Cryptocurrencies are a highly desirable asset class capable of bringing in bigger dividends than other types of investments. Investors looking to gain the most out of their funds thus, turn towards crypto. Picking the right coin or token to start raking in profits is not an easy task, however. Not all cryptocurrencies are made the same. While some never take off, some soar high and eventually crash, leaving many an investor disgruntled. The rest, however, stand the test of time through poor market conditions and net investors’ great returns as the markets rise.
Making sure that the assets remain valuable is a significant part of designing and developing a cryptocurrency. The most popular coins and tokens that remain firm despite the markets have underlying qualities that keep their demands up, with investors and users utilizing the asset’s underlying platform. The economics of crypto assets is important for their success and is referred to as tokenomics in the crypto world.
What Is Tokenomics?
Tokenomics is the parameters set by the creators of the cryptocurrency that define how it interacts with protocols and its users all the way from its issuance. Tokenomics is an important factor influencing cryptocurrency’s supply and demand. Ideally, well-defined tokenomics correlate to great demand for the asset, keeping them valuable always.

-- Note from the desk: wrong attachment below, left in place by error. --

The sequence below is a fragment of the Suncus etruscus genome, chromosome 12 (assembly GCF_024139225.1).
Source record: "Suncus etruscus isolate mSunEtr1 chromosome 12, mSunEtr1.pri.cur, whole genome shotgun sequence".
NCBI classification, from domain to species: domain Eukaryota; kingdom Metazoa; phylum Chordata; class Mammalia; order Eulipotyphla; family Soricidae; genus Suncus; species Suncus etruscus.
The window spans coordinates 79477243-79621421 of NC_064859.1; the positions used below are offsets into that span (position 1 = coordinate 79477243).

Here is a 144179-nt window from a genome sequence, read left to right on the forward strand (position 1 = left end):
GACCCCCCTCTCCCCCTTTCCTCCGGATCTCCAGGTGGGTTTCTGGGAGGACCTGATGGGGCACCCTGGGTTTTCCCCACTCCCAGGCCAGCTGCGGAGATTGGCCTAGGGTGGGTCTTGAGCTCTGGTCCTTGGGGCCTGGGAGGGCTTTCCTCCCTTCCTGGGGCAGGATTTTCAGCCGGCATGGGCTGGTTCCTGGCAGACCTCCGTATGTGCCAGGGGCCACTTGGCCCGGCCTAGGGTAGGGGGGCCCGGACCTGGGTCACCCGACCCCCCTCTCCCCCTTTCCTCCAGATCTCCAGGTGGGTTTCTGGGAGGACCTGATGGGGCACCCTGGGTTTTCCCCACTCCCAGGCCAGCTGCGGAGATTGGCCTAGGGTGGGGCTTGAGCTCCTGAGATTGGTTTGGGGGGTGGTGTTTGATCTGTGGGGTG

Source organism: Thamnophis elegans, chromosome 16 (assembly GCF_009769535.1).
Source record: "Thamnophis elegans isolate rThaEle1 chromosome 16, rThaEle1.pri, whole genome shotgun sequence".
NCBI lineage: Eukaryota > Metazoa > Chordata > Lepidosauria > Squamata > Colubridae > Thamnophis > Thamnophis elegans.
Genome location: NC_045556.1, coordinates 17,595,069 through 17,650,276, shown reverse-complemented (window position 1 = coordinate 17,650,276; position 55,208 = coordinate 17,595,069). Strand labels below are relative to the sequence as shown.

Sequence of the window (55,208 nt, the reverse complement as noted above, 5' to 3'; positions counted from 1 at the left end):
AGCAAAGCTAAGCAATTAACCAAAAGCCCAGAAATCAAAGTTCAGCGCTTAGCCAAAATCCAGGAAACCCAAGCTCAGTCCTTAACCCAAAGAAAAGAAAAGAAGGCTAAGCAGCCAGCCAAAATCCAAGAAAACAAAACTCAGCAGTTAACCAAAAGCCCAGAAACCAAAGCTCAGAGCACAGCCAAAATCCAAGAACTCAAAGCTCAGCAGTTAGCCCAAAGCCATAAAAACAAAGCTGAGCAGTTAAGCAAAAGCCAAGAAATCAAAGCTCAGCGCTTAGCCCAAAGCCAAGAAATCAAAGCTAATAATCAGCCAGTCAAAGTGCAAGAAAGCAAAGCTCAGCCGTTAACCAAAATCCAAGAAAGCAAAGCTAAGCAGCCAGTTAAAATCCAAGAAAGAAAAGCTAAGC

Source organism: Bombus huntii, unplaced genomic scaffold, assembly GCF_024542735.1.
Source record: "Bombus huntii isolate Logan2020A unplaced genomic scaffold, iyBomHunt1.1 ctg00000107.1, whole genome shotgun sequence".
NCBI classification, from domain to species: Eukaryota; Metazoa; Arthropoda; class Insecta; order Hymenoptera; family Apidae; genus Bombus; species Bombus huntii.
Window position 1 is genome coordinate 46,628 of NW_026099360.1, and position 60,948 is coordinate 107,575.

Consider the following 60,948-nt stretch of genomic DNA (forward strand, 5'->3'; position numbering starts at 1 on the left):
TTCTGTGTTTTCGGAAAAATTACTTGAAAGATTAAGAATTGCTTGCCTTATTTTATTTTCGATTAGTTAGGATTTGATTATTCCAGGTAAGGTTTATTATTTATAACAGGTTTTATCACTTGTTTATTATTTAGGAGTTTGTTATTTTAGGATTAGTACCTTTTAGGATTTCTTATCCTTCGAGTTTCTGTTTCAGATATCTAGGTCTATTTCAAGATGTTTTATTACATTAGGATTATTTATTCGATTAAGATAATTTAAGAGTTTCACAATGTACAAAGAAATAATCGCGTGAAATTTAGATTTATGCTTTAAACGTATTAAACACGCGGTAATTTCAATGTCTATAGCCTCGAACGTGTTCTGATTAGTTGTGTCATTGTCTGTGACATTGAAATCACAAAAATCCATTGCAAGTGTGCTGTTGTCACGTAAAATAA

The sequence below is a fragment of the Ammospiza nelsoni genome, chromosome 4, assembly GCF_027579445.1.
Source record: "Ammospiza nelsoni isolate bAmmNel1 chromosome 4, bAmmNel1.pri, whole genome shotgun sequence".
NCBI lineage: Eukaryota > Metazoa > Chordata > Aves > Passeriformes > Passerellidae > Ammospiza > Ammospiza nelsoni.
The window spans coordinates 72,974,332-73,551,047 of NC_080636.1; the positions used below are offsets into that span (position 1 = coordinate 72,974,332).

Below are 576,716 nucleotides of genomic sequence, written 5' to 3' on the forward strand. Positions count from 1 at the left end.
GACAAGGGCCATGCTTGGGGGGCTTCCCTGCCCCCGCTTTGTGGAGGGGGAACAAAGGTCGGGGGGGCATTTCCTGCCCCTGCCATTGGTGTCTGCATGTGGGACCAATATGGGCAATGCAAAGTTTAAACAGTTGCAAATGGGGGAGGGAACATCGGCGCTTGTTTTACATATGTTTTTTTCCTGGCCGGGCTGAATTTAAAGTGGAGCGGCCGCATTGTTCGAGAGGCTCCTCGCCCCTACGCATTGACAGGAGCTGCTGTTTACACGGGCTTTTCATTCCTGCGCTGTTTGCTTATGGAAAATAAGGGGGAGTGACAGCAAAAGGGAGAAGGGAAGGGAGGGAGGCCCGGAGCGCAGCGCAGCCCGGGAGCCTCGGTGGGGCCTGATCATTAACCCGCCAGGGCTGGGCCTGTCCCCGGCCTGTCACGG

Take Bitcoin, for example. The cryptocurrency remains highly relevant even a decade after its introduction and holds the highest value of any coin or token. While it has many things going for it, one of the main reasons for its relevance is its tokenomics. Bitcoin’s tokenomics define a hard cap on the number of BTC that can ever be in circulation — 21 million BTC. The finite supply ensures scarcity of the cryptocurrency, making it like gold or any other scarce asset. On top of Bitcoin’s scarcity, its issuance through its mining process is reduced in half, periodically, every four years. This allows the digital currency to remain deflationary and remain strong in value.
Ethereum, on the other hand, is more liberal with its supply. While there is no hard cap on the limit to the ETH in supply, there are caps to how many coins can be minted yearly. However, the protocol eliminates coins from its supply in a process called burning to introduce deflation to the increasing supply.
The Elements Of Good Tokenomics
As evident with BTC and ETH, which are the two biggest cryptocurrencies by value and market capitalization, good tokenomics are indispensable to the success of cryptocurrencies. Projects must work on figuring out ideal ways to maintain a balance between their native token’s supply and demand to prevent issues like hyperinflation or illiquidity. To achieve a working balance while keeping the assets valuable, most crypto projects implement certain elements to foster good tokenomics.